An Alabama lawmaker has agreed to plead guilty to conspiracy and obstruction of justice charges and resign from the state House of Representatives, prosecutors announced Tuesday.
Rep. Fred Plump Jr., a Democrat from Fairfield, will plead guilty to the charges accusing him of misusing state funds and resign his position, U.S. Attorney Prim F. Escalona and federal investigators announced in a news release.
Prosecutors said before he was elected, Plump’s youth sports nonprofit received $400,000 in state grants from a legislator over five years and Plump in turn paid $200,000 of those funds as kickbacks to the legislator’s assistant, who was also Plump’s mistress, according to the information filed in federal court documents laying out the accusations.
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Plump would submit false reports about the nonprofit’s use of the money, in some cases writing on checks that the money was for the youth dance team or cheerleading expenses, but the assistant would deposit the funds in her personal bank account, according to the court document. The assistant was not named.
The money was given between fiscal year 2018 and fiscal year 2022. Plump was elected to the state House in 2022.
Prosecutors said Plump later tried to obstruct the investigation in March by texting the assistant “red alert” and meeting to warn her about the investigation.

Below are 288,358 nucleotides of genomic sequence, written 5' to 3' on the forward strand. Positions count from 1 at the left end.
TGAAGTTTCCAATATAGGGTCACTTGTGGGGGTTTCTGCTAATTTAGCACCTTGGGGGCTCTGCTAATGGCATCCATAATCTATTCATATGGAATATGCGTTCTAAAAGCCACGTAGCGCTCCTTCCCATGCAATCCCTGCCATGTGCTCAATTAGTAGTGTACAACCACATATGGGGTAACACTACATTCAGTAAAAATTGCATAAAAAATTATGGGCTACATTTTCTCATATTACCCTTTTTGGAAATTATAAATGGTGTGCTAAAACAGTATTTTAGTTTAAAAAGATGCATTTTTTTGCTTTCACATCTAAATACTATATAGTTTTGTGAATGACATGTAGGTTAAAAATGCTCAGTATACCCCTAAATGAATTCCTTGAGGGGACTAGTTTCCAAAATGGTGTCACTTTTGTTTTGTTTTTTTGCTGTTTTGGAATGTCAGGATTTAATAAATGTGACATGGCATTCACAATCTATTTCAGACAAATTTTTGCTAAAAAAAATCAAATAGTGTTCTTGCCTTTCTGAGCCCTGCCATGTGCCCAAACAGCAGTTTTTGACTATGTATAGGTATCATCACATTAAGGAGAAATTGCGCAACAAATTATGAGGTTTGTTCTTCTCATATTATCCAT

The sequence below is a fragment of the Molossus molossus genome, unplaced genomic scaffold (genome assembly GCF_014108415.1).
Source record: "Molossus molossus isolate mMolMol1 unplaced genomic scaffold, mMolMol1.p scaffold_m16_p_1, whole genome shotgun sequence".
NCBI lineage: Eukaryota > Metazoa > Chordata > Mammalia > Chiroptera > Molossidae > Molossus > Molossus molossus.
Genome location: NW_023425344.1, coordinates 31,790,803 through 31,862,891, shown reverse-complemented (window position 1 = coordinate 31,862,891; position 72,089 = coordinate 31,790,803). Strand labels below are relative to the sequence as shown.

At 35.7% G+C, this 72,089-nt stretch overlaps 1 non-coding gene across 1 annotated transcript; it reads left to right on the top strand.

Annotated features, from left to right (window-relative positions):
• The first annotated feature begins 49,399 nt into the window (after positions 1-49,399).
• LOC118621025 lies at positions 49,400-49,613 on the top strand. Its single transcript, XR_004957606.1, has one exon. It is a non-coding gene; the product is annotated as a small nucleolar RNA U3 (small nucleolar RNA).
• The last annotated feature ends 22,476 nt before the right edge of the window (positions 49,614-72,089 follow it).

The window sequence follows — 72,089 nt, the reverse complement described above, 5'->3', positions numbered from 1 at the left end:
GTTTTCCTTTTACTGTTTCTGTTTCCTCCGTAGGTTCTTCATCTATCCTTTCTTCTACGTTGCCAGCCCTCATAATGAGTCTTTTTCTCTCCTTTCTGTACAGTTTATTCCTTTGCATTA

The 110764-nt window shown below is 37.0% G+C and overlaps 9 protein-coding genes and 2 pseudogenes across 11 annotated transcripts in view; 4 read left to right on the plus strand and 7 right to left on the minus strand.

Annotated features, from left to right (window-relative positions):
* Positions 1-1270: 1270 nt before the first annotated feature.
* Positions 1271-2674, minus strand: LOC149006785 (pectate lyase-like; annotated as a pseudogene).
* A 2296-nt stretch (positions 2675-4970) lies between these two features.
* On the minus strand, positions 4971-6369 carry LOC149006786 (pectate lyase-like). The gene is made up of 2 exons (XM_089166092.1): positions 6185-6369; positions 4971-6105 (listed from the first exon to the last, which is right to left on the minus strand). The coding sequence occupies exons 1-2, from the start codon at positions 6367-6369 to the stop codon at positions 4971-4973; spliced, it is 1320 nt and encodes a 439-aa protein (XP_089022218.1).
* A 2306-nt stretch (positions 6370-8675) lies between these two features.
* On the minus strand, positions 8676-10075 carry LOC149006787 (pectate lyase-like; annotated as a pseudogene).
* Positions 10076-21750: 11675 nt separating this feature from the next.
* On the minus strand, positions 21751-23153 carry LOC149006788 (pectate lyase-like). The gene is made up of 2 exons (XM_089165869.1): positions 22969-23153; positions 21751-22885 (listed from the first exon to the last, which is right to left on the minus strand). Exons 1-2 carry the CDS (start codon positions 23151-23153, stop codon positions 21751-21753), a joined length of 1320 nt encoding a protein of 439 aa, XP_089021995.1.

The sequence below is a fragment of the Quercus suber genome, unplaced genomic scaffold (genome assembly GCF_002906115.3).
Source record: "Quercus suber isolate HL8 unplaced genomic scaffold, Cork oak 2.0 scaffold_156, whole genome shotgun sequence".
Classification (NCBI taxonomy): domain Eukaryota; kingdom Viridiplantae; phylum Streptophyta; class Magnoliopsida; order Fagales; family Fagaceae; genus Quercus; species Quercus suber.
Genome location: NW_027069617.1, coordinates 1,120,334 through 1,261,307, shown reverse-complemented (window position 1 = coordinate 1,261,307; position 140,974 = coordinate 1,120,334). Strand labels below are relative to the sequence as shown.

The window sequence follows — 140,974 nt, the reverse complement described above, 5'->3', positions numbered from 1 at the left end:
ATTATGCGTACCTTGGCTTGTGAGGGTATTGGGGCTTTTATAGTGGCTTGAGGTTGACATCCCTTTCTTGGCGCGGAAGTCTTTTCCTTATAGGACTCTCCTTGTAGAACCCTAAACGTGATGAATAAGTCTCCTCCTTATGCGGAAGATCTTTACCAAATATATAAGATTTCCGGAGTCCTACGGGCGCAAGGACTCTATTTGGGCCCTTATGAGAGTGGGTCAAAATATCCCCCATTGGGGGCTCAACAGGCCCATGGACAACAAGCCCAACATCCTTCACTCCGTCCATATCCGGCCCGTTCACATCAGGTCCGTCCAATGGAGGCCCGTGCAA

According to the plea agreement, also filed Tuesday, Plump agreed to plead guilty to the charges, pay restitution of at least $200,000 and resign from office immediately upon entering his guilty plea. A judge will set a date for Plump to enter his plea.
Each charge carries a maximum penalty of 20 years in prison and a $250,000 fine.
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Plump’s attorney did not immediately return an email Tuesday seeking comment.
The money came from the Jefferson County Community Service Fund, which receives a portion of county sales and use taxes for Jefferson County lawmakers to distribute to projects and entities in their districts. During each fiscal year from 2018 to 2022, each state representative was allocated approximately $100,000 and each state senator was allocated approximately $240,000 to distribute.